Saving Lives—Understanding Suicide Risk Factors

A survey taken in August of 2020 by the Center for Disease Control and Prevention showed that 1 in 4 young adults have considered suicide. Pretty heavy, right? Truthfully, over half of us have been affected by it at one point in our lives. Globally, suicide claims more lives than war, murder, and natural disasters combined.

Listen as one family shares the story of the loss of their daughter, Alexandra Valoras, a straight-A student, class officer, and robotics whiz.

September is Suicide Prevention Awareness Month. Over the next four weeks, we’re exploring the topic of suicide. And this week? We’re taking a closer look at the risk and protective factors.

Risk Factors

Prior Suicide Attempts

For every death by suicide, there is an average of 25 attempts.

Mental Health Conditions

According to the American Foundation for Suicide Prevention, 90% of people who died by suicide had a diagnosable mental health condition.

Populations at the highest risk include:

Depression: The lows that come alongside this condition often make it hard for people to see a way out—up to 60% of those who die by suicide experience clinical depression.

Bipolar Disorder: Both manic and depressive episodes carry an increased risk. Ultimately, 1 in 5 people with bipolar disorder will die by suicide, shortening the average lifespan by up to 17 years.

Schizophrenia: Sadly, up to 13% of people with schizophrenia will die by suicide. Psychosis, along with a myriad of other factors, contribute to this heartbreaking statistic.

Lack of Access to Mental Health Care

Risk of suicide among those experiencing a mental health condition significantly increases without treatment.

Substance Abuse

Misuse of drugs and alcohol enhances the likelihood of completed suicide because it impairs judgment and increases impulsive behavior.

Prolonged Stress

Harassment, bullying, relationship problems, and unemployment all elevate the risk of suicide.

Significant Life Events

Rejection, divorce, financial crisis, life transitions such as retirement, and experiencing grief and loss all carry an increased likelihood for suicide.

Social Isolation

Studies show that social isolation is associated with depression, anxiety, and enhanced risk for suicide. Overall, loneliness increases the chance of premature death from all causes, a risk factor that rivals that of smoking, obesity, and physical inactivity.

Physical Health Conditions

A study in Britain found that roughly 10% of suicides are linked to terminal or chronic illness.

Access to Lethal Means

85% of suicide attempts with a gun are fatal, versus 4% using other means. Among youth, secure storage of firearms can significantly reduce suicide risk.

Recent Loss by Suicide

Having a friend or family member die by suicide considerably heightens risk.

Protective Factors

Protective factors are personal or environmental characteristics that help protect people from suicide.

Major protective factors for suicide include:

  • Effective behavioral health care
  • Connectedness to individuals, family, community, and social institutions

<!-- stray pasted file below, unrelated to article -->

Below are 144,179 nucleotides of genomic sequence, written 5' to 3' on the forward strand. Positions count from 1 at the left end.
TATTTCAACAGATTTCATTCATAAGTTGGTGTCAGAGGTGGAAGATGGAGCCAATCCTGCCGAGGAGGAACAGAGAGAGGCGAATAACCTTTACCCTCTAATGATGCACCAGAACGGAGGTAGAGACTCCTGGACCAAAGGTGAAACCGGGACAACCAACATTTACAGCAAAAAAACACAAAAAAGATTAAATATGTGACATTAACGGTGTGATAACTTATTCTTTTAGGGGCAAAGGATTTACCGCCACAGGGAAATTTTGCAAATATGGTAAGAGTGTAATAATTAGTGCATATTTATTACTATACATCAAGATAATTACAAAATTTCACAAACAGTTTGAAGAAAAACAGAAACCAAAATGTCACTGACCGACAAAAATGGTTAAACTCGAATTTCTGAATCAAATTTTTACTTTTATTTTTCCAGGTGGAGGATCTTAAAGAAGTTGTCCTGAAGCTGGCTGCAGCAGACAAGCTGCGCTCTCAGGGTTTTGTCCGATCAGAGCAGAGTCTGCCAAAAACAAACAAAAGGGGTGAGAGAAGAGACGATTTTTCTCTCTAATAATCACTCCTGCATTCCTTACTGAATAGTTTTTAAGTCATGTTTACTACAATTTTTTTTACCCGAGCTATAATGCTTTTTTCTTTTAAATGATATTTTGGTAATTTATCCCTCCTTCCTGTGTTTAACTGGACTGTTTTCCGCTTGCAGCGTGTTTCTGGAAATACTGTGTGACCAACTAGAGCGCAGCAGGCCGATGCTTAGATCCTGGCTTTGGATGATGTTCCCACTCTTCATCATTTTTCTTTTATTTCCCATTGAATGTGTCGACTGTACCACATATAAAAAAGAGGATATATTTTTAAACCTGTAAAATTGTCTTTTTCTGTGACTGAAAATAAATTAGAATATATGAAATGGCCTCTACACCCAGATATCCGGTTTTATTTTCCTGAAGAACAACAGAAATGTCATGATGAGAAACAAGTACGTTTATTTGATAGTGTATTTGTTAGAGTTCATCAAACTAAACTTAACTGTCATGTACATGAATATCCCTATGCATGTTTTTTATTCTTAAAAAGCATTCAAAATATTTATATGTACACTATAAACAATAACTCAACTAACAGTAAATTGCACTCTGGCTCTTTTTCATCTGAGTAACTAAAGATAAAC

• Life skills (including problem-solving skills and coping skills, ability to adapt to change)
  • Self-esteem and a sense of purpose or meaning in life
  • Cultural, religious, or personal beliefs that discourage suicide

Learn More: Warning Signs of Suicide

What to Do if Someone Is Struggling

If you’re concerned, don’t be afraid to pop the question. It’s important to ask about thoughts of suicide. Many people feel that by asking the question, they might plant the idea in someone’s mind, but that’s far from true. Many people find it relieving to talk about their struggles and are grateful for the people who reach out to support them.

Learn More: How to Talk to Someone About Suicide

If someone reports that they are considering suicide, it’s critical to help them get support. For those who have immediate plans and means, someone should stay with them until they are safe. They will need to go to the emergency room to be evaluated by a mental health professional. If they’re in immediate danger, you should call 911.

Learn More: Responding to Suicide Warning Signs

If you have a child who is struggling, know that we’re here to help. We provide mental health support to youth and families within a sixty-mile radius of all our 30 locations across Montana. To learn more, contact us through our website or call 406-245-6539 for more information.

Are You Struggling?

You don’t need to bear the heavy weight of sadness without support. It might feel like you’re alone in your struggles, but there are people who care and want to help. Call a friend or family member, and don’t be afraid to reach out to the National Suicide Prevention Lifeline by dialing 988.

Want to Learn More?

If you enjoyed this article, check out the rest of our blog today, and make sure to follow us on social media. You can find us on Instagram at youthdynamicsmt, and Facebook at Youth Dynamics of Montana, and People of Youth Dynamics.

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